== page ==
Do This With Your Nose To Improve Memory

Most of us don't think much about our brain health until we're standing at the door to our car, wondering why we didn't bring our keys with us. Get enough sleep. Exercise. Avoid stress. Learn a new language. Do some puzzles. These are probably the most common pieces of advice surrounding improving memory we've gotten so far. 

But the science behind neurobic exercises tells us that we don't always have to reach for a sudoku puzzle to keep our brains sharp. We can simply employ the help of all five of our senses, together or separately, to boost new neural connections in our brain to improve memory power (via The Healthy). And one of these exercises involves something you can do with your nose: smell new and varied smells. 

According to neurobiologist and book author Lawrence C. Katz, changing up the different odors you have come to associate with your regular routine — mornings for the aroma of coffee and nighttime with the scent of your overnight moisturizing cream — can stimulate the formation of different pathways in your brain, which in turn can improve your memory. But how is your nose connected to memory, anyway? 

The area responsible for smell is closest to where memory centers lie in your brain

Michael Leon, who led a 2023 study on smell and memory published in Frontiers in Neuroscience, told USA Today that your sense of smell has a "direct superhighway into the memory centers of the brain and consequently has a far greater impact (on memory) than those other senses (sight and sound)."

The small but interesting study involved 43 healthy female and male volunteers, aged between 60 and 85. One half of the participants were exposed to seven different odors (rose, orange, eucalyptus, lemon, peppermint, rosemary, and lavender) broken down to one a week, using an odor diffuser, for two hours every night for four months. The other half had diffusers with no scent. After brain scans and verbal memory tests, the researchers found that the volunteers who were exposed to different scents while they slept performed 226% better on the verbal memory tests and also showed better function in the neural connections related to memory (via USA Today). A 2022 study done on people with dementia saw a similar boost in memory.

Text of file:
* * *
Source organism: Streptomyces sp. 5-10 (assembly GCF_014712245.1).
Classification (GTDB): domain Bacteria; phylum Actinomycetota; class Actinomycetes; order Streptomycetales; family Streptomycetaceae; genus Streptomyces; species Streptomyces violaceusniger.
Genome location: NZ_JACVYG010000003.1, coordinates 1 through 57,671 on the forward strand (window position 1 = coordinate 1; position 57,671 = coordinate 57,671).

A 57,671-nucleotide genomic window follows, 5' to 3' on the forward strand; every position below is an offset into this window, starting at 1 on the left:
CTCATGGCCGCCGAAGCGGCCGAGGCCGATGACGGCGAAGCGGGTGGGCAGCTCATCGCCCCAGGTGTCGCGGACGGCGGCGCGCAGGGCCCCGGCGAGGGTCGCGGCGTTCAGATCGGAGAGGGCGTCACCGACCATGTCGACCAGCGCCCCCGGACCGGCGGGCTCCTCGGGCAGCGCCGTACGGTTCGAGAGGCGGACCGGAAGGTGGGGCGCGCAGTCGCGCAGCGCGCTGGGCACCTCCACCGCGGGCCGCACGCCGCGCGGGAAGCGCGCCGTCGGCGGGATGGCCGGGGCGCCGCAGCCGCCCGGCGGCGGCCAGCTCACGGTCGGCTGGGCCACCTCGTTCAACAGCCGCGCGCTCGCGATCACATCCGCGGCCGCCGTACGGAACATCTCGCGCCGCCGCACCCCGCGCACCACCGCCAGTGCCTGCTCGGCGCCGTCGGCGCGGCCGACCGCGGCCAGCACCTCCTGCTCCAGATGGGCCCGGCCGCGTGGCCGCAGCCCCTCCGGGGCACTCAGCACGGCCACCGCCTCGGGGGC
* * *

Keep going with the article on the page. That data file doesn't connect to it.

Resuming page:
Although the exposure to different scents was done while the volunteers slept in the 2023 study, the principle of introducing new smells to your nose to boost brain health can be practiced when you're awake, according to the researchers. Leon shared (via National Public Radio) that we are deprived of new and different smells in general, and brain exercises of this nature can have both short-term and long-term benefits for memory.

How to use your nose to improve memory

If you want to take a leaf out of the 2023 study done by Michael Leon and his teammates, you can go out and buy an odor diffuser and experiment with different smells each night. Just be mindful of your sleep partner (if you have one) and if they enjoy scents in the bedroom or not. It's an easy, non-intrusive, and non-time-consuming way of stimulating your brain to form new neural connections to improve memory. 

If you want to try the neurobic exercise while you're awake, you can simply purchase a few different scents — either essential oils, lotions, or scented candles — and introduce them to your nose at different times of the day. The key is to mix things up — for example, replace the usual morning coffee aroma you might associate with waking up with a vanilla scent or introduce some peppermint essential oil to your diffuser while winding down for the night. You can also try closing your eyes and smelling different scents at the end of the week and trying to guess what they are (via The Healthy). 

Memory loss isn't only about forgetting to bring a reusable bag with you to Walmart. Neurological conditions like Alzheimer's and mental health conditions like depression can affect your memory too. It won't hurt to incorporate this nose test into your everyday life preemptively as a simple means of keeping your brain sharp.